Lack of access to at-risk civilians in southern Somalia has contributed to an “unabated humanitarian crisis,” a top U.S. Agency for International Development (USAID) official told a joint congressional hearing on July 7, 2011. The hearing, Assessing the Consequences of the Failed State of Somalia, featured testimonies from State Department officials and humanitarian organizations who underscored the urgent need for immediate assistance to the nearly three million Somalis facing starvation inside the war-torn country. This includes those trapped in places controlled by al-Shabab, a designated terrorist organization. U.S. anti-terror laws make it nearly impossible to deliver aid to civilians in places such designated terrorist groups operate.
Reuben Brigety, Deputy Assistant Secretary of Population, Refugees, and Migration at the State Department, called for immediate assistance to relieve what he described as “the desperate and deplorable state of malnutrition” among many Somali children.
Nancy Lindborg, Assistant Administrator, Bureau for Democracy, Conflict, and Humanitarian Affairs at USAID, told Congress that U.S. assistance reaches approximately 1.2 million people in the accessible areas of the county, but is unable to reach “more than 60 percent of the people in Somalia who need life-saving assistance.”
Under the U.S. counterterrorism regime, delivering aid to the people trapped in al-Shabab territory would require the Treasury Department to issue a license, because Executive Order 13224 bars any transactions with al-Shabab. But it can be waived by issuing a license. According to Eliza Griswold, a Senior Fellow at the New America Foundation, Treasury is unlikely to do so because “of worries about running afoul of a murky law against giving money to terrorists.” Under these laws, distributing aid to at-risk civilians living or trapped in regions where designated groups operate is barred, if doing so is in any way “coordinated” with the designated group. Learn more about these laws and what can be done to remedy them here.
“In order to deliver assistance to these areas,” Lindborg said, “we have developed a risk mitigation strategy to enable us to provide assistance to the Somali people with an emphasis on assuring our assistance reaches those most in need. We have put into place basic risk mitigation procedures, risk-based assessments, and special conditions for our grant agreements. We continue to work to ensure our programs in Somalia are appropriately and accountably managed and monitored.” Despite these efforts to demonstrate proper due diligence about the assistance to people trapped in southern Somalia, Treasury has refused to grant licenses.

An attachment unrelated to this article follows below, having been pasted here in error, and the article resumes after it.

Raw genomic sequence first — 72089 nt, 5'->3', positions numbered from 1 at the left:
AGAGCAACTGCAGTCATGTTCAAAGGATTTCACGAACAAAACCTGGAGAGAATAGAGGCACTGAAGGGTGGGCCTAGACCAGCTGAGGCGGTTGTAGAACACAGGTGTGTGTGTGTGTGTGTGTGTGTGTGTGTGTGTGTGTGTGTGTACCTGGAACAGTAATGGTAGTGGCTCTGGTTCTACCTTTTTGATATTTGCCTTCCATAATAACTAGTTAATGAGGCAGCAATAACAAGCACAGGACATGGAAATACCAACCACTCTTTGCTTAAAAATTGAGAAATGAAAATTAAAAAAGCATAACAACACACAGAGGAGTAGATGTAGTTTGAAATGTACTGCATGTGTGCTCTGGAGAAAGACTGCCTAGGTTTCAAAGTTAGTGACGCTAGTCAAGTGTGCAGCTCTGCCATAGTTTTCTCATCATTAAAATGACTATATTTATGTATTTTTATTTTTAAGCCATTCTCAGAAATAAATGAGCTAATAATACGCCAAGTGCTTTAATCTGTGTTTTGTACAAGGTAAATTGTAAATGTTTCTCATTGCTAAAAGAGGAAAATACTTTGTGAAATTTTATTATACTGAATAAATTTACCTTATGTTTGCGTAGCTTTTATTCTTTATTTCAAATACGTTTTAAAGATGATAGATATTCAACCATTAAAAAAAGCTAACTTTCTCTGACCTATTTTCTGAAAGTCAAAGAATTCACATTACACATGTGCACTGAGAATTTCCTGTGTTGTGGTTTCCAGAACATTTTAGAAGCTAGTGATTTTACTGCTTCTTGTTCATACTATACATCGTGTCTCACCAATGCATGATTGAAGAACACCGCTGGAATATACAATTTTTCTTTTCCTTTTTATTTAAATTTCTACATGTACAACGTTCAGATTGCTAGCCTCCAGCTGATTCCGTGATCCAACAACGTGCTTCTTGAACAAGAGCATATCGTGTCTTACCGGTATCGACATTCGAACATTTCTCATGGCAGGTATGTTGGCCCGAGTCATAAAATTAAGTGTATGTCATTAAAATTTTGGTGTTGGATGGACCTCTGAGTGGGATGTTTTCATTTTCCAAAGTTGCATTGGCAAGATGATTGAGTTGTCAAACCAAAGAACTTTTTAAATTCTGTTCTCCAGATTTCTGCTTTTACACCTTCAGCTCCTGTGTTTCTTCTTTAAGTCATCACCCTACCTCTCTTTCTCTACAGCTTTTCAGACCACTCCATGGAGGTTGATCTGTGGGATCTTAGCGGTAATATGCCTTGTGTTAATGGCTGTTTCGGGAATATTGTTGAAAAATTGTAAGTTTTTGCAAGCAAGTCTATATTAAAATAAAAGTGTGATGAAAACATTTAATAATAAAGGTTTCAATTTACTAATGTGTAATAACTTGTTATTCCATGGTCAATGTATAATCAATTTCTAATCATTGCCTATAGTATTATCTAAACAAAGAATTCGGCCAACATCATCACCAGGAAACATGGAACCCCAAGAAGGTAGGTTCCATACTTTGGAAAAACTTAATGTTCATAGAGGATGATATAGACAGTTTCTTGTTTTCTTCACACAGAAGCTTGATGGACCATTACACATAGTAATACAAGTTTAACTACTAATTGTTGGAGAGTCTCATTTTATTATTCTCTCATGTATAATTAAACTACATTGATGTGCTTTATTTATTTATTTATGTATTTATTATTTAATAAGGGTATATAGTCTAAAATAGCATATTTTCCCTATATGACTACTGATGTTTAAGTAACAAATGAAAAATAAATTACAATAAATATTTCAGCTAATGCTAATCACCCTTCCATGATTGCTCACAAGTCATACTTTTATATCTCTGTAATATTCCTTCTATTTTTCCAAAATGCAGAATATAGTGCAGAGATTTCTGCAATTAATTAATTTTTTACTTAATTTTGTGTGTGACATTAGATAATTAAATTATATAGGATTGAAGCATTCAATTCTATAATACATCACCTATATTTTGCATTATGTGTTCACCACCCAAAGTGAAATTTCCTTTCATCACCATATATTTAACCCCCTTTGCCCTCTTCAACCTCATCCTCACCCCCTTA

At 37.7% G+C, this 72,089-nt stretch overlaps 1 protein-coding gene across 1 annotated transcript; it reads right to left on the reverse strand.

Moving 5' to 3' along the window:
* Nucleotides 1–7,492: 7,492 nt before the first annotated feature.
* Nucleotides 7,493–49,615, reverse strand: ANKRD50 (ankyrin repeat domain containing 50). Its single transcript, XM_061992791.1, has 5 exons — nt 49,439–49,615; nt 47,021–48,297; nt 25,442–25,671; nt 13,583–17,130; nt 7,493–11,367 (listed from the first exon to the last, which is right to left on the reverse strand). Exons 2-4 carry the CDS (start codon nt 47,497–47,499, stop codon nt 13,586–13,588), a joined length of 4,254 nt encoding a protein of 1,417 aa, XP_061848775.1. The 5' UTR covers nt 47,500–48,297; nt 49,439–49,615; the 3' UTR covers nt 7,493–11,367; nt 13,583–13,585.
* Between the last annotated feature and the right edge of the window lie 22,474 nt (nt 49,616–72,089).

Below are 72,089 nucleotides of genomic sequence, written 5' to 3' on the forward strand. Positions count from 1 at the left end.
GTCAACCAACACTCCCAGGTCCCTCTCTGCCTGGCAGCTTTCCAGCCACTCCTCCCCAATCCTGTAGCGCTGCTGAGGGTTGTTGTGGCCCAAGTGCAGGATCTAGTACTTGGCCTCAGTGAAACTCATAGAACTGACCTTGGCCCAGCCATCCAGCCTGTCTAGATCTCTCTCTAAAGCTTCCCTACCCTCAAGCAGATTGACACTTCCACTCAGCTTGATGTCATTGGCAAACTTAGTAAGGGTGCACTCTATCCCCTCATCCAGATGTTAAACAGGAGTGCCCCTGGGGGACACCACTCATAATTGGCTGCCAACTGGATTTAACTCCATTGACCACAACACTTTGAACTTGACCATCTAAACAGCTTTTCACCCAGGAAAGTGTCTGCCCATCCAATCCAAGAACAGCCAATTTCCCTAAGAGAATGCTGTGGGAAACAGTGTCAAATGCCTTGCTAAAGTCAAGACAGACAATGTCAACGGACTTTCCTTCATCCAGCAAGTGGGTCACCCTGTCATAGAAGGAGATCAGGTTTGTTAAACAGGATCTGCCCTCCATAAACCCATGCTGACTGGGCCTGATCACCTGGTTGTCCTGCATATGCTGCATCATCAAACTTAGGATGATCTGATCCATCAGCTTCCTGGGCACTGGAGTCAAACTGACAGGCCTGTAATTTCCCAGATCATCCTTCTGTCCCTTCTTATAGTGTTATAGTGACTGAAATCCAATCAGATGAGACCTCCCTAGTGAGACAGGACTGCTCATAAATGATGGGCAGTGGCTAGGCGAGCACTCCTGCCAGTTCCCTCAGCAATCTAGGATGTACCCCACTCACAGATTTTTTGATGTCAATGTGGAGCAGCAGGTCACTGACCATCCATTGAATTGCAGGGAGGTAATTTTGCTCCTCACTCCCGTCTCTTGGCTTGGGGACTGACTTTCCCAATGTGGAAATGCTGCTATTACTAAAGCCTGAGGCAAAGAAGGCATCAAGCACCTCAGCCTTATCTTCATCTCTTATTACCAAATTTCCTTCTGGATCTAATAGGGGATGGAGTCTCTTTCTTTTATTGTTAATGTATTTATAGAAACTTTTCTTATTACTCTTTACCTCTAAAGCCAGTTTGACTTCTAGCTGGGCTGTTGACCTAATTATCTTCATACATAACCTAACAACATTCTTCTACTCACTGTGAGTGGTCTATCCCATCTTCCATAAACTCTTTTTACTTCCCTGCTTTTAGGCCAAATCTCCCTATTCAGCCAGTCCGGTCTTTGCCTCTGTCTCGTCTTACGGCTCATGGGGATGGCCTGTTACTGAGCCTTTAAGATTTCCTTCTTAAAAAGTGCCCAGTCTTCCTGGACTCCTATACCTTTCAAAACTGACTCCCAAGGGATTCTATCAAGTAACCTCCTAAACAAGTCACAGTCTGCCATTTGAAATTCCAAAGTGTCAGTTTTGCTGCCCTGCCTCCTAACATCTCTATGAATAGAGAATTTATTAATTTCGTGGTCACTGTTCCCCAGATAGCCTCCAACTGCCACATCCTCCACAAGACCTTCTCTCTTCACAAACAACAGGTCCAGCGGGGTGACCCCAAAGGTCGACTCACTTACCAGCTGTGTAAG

The short-sightedness of this approach was criticized by several speakers at the hearing. David H. Shinn, professor at George Washington University, said, “while it is important to keep counterterrorism high on the priority list of U.S. concerns, it should not overwhelm U.S. and international community actions that might make a stronger contribution to diminishing the influence of al-Shabaab in the region …More importantly, [a military only strategy] does nothing to mitigate the root causes that led to the rise of and continue to generate support for al-Shabaab and similar organizations.”
Bronwyn Bruton, a Fellow at the One Earth Future Foundation, said the desperate and unmet need for humanitarian relief threatens to overwhelm all other priorities in southern Somalia. “Without a dramatic increase in humanitarian aid, tens of thousands of innocent men, women and children living in these communities will die painful, unrecorded deaths. The failure to meet the most basic human requirements of Somalia’s population conflicts with every precept of counterinsurgency strategy, and will undoubtedly deliver some desperate communities into the hands of al-Shabaab.”
Al-shabaab had banned foreign aid organizations from operating in the region in late 2009, forcing the UN’s World Food Program to pull out of the country. Rapidly deteriorating conditions, however, likely forced it to reverse its stance on July 6, 2011 saying it welcomed help from outside groups. On the same day, Secretary of State Hillary Clinton convened a meeting of senior officials from the State Department and USAID about the crisis. State Department spokeswoman Victoria Nuland said Clinton tasked her staff with looking at what else can be done to “avoid a major humanitarian catastrophe,” including probing whether al-Shabaab can be taken at its word.
“The secretary wants to ensure we do all we can to avoid a humanitarian disaster, and if al-Shabaab is now saying it will allow these humanitarian efforts, then the international community should test,” Nuland said.